It’s no secret that foods such as soda and doughnuts are packed with added sweeteners. But would you think that the frozen stir-fry dinner you had last night would have the same amount of sugars as 16 gummi bears?
Food companies toss added sugars into almost three-quarters of all packaged products, including nutritious-sounding items such as instant oatmeal and peanut butter, and even into foods that aren’t supposed to be sweet, such as tomato sauce and crackers.
The trouble with sneaky sugars may go beyond excess calories. When 43 obese children ate the same amount of calories but decreased their added-sugars intake from 28 percent of their daily calories to 10 percent for nine days, their weight stayed steady but their cholesterol, triglyceride, blood pressure and fasting blood sugar and insulin levels dropped, according to a study in the journal Obesity. Previous research has linked an overload of added sugars with an increased risk of Type 2 diabetes, heart disease and obesity.
But how do foods that naturally contain sugars, such as fruit, milk and such veggies as beets and sweet potatoes, affect our health? “The sugars found in dairy and fruit come in smaller doses and are packaged with fiber, protein, vitamins and minerals, which means they don’t affect your blood sugar as drastically,” says Rachel K. Johnson, a professor of nutrition at the University of Vermont. Added sugars are what some experts refer to as “empty calories” because they lack such nutrients.
Your mission, then, seems simple enough: Avoid those unnecessary added sugars. But it’s not easy. The current version of the Nutrition Facts label lumps added and naturally occurring sugars together under “total sugars.”
As a result, “consumers have no way of knowing how much added sugars are in a food,” Johnson says. “For other nutrients, the Nutrition Facts label lists the percentage of the daily intake a serving of a food supplies, but that’s not the case for sugars.” To make it easier for consumers to keep track, the Food and Drug Administration has proposed that added sugars have their own line on food labels, similar to the way total fat and saturated fat are listed separately. The agency says that the percent daily value— how much of your daily limit a serving of a food contains — should be given as well.
The FDA is also recommending that no more than 10 percent of daily calories come from added sugar. That’s 45 grams, or about 11 teaspoons for someone on an 1,800-calorie diet. About 70 percent of adults get that and more every day. The American Heart Association suggests an even lower limit: 24 grams for women (about six teaspoons) and 36 grams (about nine teaspoons) for men.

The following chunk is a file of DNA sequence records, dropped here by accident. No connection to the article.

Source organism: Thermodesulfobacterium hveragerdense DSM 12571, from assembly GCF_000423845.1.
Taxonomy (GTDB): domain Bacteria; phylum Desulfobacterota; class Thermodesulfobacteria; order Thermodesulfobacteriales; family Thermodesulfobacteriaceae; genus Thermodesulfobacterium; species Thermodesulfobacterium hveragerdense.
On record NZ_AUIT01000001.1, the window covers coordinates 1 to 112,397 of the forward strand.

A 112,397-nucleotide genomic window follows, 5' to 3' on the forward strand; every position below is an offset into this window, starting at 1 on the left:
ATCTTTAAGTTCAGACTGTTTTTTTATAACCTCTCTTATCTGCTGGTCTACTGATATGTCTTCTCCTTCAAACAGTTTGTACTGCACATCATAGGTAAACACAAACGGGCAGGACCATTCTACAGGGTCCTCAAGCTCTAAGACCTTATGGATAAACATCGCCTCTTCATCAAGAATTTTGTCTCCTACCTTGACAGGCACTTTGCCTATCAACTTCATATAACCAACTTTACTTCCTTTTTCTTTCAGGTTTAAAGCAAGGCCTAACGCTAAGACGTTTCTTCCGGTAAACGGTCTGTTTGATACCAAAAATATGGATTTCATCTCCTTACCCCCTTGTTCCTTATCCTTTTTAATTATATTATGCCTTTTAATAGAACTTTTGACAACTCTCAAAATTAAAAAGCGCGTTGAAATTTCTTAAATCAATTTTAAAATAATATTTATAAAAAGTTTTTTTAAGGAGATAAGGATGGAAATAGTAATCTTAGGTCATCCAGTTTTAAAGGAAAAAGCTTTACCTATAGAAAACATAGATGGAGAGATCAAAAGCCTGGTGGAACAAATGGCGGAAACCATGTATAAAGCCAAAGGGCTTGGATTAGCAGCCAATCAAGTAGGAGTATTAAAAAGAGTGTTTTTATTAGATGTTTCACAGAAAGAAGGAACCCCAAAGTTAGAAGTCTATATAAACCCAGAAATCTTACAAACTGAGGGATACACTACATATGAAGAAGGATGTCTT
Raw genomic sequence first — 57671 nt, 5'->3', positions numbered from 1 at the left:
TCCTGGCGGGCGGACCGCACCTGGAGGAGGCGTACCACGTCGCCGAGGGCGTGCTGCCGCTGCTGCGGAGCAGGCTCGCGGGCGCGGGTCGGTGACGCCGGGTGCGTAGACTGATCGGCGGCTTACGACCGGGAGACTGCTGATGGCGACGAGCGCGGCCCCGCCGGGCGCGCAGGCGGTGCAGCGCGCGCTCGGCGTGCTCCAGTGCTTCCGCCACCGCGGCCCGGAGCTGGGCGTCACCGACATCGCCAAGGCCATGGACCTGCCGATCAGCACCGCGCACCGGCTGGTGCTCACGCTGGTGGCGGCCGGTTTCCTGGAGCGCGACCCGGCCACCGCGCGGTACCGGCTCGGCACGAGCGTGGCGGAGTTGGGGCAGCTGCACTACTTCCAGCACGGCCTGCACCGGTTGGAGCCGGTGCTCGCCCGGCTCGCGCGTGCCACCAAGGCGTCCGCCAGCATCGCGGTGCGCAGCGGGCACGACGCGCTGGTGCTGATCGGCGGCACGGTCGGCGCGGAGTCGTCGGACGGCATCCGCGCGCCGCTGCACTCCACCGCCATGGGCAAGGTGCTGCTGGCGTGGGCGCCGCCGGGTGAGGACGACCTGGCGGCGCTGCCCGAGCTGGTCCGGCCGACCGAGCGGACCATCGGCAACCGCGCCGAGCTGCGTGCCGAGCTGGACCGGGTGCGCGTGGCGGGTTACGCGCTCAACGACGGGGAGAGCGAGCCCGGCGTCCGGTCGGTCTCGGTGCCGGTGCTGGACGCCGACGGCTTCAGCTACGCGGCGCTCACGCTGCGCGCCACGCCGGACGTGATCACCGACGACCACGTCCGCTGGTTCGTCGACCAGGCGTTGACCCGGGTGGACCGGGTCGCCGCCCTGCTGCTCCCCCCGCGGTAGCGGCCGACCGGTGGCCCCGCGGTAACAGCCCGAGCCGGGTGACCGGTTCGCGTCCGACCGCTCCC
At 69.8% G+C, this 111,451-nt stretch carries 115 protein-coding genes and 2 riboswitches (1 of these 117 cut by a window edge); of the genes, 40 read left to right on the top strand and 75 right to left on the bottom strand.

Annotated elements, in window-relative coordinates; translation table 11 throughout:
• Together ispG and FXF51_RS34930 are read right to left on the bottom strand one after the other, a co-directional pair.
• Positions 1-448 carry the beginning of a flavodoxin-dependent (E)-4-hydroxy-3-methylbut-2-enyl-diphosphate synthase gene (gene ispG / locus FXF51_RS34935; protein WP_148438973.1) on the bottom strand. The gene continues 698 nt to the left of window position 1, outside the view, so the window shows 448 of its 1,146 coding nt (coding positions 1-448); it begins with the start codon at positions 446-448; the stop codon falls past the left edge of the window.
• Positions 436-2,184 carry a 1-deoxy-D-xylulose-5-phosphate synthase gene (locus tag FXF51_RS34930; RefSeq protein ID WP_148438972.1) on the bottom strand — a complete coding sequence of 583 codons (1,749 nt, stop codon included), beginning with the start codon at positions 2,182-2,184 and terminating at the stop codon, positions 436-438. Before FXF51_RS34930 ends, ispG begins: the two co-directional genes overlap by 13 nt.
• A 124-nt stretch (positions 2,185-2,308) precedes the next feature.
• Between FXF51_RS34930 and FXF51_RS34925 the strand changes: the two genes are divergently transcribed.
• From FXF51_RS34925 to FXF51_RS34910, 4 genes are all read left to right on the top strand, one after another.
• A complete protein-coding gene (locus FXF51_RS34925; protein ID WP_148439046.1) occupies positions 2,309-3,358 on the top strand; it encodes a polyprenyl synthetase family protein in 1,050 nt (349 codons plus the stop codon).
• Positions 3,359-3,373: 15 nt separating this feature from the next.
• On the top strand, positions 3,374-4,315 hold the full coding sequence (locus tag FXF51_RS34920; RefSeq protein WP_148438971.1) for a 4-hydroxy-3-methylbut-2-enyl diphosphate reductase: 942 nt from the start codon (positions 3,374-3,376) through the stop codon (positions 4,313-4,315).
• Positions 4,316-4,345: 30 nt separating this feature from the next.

Until food labels change, use these tips for estimating the added sugars in your diet:
Consider the food. If a product doesn’t contain fruit, milk, sweet veggies or yogurt, and if more than three grams is listed in the total-sugars column, you can assume that most of the sugars are added.
Know the code words for sugar. Ingredients that end in “ose”— fructose, maltose, sucrose — are added sugars. (The main exception to this rule is the artificial sweetener sucralose.) And don’t be fooled: Healthier-sounding sugars such as brown rice syrup and honey aren’t any better for you than other types.
Scan the entire ingredients list. Ingredients are listed in order of weight; the higher up a substance is, the more of it the food contains. But many manufacturers use more than one type of sugar in a product. They are allowed to list them separately, which may give the impression that a food has less total sugar than it really does.
Compare nutrition labels. Find the “plain” version of foods such as yogurt or oatmeal and compare the Nutrition Facts label against the same brand’s sweetened versions. Cheerios, for example, has just one gram of sugars and 125 calories per serving. Cheerios Protein, by contrast, has 17 grams of sugars and 210 calories. And Mott’s Natural applesauce has just half the sugars of Mott’s Original.
Here’s another sweet tip: Buy plain or regular versions and add fresh fruit for sweetness instead of buying foods that are presweetened.
For further guidance, go to www.ConsumerReports.org/Health, where more detailed information, including CR’s ratings of prescription drugs, treatments, hospitals and healthy-living products, is available to subscribers.